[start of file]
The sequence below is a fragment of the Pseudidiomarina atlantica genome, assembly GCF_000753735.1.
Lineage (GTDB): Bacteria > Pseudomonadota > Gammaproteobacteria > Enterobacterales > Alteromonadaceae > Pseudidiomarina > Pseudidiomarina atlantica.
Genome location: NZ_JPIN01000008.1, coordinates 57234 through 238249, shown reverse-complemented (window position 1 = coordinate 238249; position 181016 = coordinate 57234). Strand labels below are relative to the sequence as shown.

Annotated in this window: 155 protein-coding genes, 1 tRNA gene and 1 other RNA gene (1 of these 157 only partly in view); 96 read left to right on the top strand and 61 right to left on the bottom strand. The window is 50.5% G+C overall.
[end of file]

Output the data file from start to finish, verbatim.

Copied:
The sequence below is a fragment of the Pseudidiomarina atlantica genome, assembly GCF_000753735.1.
Lineage (GTDB): Bacteria > Pseudomonadota > Gammaproteobacteria > Enterobacterales > Alteromonadaceae > Pseudidiomarina > Pseudidiomarina atlantica.
Genome location: NZ_JPIN01000008.1, coordinates 57234 through 238249, shown reverse-complemented (window position 1 = coordinate 238249; position 181016 = coordinate 57234). Strand labels below are relative to the sequence as shown.

Annotated in this window: 155 protein-coding genes, 1 tRNA gene and 1 other RNA gene (1 of these 157 only partly in view); 96 read left to right on the top strand and 61 right to left on the bottom strand. The window is 50.5% G+C overall.